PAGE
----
"Professor Wittkower's....studies of humanist architecture are masterpieces of scholarship."-Sir Kenneth Clark, Architectural Review.
Following the arc of Bellini's career, from his early devotional paintings to his later, occasionally secular works, this book offers an in-depth appreciation of the Venetian master who dominated the Early Renaissance. Featuring nearly every extant Bellini work, as well as those of his contemporaries, this book brims with gorgeous Renaissance art. Author Johannes Grave focuses on some of the artist's greatest works including Allegoria Sacra, the Brera Pieta, and the altarpiece of San Giobbe-to explore how Bellini excelled in tempera before mastering oil painting. Grave discusses how Bellini's precise lines, his delicate facial expressions, and the subtle effects of light and shadow were used in his religious paintings as well as his portraiture and late mythological depictions. This book examines Bellini's life, including his complex relationships with his father Jacopo, his brother Gentile, and his brother-in-law Andrea Mantegna. It considers the original contexts of Bellini's works, and elucidates the ways in which these paintings were meant to be perceived. The book also links Bellini's devotional paintings with the poetic creations of his pupil Giorgione. An important contribution to the scholarship of Renaissance art, this masterful book reaffirms Bellini's status as one of Venice's greatest painters.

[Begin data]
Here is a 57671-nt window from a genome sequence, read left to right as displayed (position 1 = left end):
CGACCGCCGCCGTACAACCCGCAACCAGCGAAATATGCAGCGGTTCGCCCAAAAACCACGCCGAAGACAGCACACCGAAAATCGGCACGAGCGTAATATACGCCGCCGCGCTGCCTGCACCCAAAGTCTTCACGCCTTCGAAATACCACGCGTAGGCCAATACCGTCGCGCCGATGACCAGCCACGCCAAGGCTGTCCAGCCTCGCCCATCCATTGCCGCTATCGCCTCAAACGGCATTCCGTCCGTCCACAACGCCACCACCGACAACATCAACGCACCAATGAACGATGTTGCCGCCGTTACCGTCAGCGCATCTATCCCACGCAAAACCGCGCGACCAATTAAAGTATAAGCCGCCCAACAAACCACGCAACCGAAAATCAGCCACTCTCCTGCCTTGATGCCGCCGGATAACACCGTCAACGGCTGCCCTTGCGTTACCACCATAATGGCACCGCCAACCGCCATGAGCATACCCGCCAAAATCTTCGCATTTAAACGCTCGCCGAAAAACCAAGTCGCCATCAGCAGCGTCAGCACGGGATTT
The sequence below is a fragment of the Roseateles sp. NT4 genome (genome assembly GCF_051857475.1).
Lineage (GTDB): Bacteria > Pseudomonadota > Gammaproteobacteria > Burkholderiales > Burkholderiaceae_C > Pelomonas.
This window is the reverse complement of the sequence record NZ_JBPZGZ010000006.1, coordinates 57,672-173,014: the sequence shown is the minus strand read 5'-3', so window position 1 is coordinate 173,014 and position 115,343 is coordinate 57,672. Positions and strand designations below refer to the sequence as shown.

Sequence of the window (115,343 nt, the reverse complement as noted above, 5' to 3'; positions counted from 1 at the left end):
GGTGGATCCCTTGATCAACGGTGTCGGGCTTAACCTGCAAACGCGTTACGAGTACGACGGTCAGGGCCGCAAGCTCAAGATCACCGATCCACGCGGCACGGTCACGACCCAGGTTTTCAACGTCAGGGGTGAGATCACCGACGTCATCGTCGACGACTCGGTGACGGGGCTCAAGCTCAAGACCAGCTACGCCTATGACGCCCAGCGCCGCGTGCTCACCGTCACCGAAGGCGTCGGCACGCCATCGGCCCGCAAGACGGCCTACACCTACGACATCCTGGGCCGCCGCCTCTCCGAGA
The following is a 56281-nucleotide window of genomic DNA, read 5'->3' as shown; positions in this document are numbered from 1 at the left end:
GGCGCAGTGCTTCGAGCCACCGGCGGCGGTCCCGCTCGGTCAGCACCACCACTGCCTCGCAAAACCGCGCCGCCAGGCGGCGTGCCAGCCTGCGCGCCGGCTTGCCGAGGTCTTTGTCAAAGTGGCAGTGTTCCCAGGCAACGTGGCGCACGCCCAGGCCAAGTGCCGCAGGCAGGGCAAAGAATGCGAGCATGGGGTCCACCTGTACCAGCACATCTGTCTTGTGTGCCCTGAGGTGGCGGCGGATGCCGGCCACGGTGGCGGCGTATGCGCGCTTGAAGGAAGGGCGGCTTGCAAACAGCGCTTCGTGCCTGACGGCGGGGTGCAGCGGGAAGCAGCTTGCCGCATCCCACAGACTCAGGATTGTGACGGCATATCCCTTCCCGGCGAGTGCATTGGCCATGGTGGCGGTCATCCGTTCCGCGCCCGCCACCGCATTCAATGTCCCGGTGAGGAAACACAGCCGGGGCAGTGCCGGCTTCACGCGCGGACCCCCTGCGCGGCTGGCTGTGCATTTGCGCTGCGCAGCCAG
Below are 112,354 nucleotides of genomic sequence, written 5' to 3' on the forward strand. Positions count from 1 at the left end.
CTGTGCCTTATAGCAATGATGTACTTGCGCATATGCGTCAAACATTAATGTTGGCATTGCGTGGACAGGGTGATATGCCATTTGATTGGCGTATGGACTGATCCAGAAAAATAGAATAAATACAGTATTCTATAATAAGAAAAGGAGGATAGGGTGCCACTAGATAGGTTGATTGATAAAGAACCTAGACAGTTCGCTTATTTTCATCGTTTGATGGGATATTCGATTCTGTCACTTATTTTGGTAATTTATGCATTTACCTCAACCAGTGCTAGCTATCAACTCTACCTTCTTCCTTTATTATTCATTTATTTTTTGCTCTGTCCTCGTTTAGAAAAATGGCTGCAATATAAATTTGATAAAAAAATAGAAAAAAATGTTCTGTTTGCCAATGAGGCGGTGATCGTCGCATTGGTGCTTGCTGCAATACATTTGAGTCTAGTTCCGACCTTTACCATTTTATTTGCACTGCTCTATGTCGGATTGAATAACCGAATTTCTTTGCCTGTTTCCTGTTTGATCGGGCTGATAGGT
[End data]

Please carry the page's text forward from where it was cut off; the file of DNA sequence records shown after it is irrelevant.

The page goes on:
In the heart of Tuscany, Piero della Francesca became a painter and mathematician at the dawn of the Renaissance, revealing his innovative mind in some of the best known images from that period, and in his unusual writings on geometry. Yet as a personality, Piero remains a mystery. He leaves an enigmatic legacy that ranges from the merging of religion and mathematics to his use of perspective to make painting a true science. In this engaging narrative, Larry Witham transports us to Piero s tumultuous age, a world of princes and popes, soldiers and schisms. Piero s Light also reveals how he was part of the philosophical revival of Platonism, an ancient worldview that would shape art, religion, and science s transition toward modernity. Just sixteen of Piero s paintings survive, but these images and his writings would fuel some of the greatest art historical debates of all time. Through Witham s wide research, Piero emerges as a figure who marks a turning point in Western culture. Our past understanding of faith, beauty, and knowledge has been radically altered by a secular age, and the story of Piero helps us understand how this has taken place. The search for Piero has continued among both intrepid scholars and art lovers of all kinds, and it is no wonder: few artists in history take us as deeply into the intellectual excitement of the Renaissance as Piero della Francesca."